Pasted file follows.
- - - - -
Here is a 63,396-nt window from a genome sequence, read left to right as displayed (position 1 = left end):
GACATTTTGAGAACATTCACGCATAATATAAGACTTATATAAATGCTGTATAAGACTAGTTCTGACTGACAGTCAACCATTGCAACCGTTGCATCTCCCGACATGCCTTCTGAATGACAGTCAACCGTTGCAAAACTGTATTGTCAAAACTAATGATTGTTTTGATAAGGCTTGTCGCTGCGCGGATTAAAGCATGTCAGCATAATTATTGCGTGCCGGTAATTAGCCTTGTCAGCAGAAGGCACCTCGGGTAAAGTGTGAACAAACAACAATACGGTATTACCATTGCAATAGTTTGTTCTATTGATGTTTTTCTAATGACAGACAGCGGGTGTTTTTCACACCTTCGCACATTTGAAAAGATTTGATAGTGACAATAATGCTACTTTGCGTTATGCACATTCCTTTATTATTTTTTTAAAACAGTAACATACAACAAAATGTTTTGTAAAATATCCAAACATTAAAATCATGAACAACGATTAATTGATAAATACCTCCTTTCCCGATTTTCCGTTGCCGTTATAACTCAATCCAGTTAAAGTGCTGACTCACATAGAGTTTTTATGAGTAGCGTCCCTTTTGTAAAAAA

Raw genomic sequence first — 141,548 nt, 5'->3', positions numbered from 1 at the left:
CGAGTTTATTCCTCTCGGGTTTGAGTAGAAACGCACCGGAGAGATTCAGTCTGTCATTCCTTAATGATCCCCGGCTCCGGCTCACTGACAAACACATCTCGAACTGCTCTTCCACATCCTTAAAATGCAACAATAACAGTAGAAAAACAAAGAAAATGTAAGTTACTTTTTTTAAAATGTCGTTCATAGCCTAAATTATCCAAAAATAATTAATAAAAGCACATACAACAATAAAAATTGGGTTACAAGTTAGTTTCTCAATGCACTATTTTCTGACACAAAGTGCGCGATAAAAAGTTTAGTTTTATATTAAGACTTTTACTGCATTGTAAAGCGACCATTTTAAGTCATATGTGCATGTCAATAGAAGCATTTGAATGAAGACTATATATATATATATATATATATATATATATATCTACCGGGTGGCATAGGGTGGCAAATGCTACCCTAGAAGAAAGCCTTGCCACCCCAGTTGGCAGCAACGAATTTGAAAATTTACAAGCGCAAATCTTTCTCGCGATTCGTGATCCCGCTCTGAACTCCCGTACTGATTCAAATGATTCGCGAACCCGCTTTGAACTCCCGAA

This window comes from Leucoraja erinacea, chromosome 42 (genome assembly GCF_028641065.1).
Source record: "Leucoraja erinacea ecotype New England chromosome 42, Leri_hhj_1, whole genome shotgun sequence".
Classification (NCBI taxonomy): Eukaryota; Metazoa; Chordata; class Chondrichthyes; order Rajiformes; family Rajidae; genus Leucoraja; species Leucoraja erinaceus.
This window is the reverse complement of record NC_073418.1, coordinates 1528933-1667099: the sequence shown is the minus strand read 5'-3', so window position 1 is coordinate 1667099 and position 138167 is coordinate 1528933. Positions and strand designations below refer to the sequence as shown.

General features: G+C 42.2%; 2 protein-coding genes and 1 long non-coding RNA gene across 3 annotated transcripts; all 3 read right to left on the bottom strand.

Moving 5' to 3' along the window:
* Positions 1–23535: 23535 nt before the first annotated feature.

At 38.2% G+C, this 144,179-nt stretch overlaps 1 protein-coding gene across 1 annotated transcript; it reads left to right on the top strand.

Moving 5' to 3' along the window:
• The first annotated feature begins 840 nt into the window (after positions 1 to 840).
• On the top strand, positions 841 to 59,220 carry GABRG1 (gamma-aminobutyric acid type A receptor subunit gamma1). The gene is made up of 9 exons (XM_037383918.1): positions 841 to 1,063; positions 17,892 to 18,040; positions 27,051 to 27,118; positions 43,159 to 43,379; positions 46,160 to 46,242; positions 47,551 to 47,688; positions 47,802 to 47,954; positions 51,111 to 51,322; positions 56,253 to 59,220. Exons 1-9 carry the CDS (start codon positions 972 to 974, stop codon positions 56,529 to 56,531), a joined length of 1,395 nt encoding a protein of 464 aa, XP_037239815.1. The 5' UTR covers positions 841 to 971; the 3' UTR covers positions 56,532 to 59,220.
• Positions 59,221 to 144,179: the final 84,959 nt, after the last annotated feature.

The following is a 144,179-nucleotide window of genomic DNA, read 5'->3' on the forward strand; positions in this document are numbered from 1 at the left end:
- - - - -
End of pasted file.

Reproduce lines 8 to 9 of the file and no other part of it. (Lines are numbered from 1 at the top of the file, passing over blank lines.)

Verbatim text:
This window is the reverse complement of record NC_073418.1, coordinates 1528933-1667099: the sequence shown is the minus strand read 5'-3', so window position 1 is coordinate 1667099 and position 138167 is coordinate 1528933. Positions and strand designations below refer to the sequence as shown.

General features: G+C 42.2%; 2 protein-coding genes and 1 long non-coding RNA gene across 3 annotated transcripts; all 3 read right to left on the bottom strand.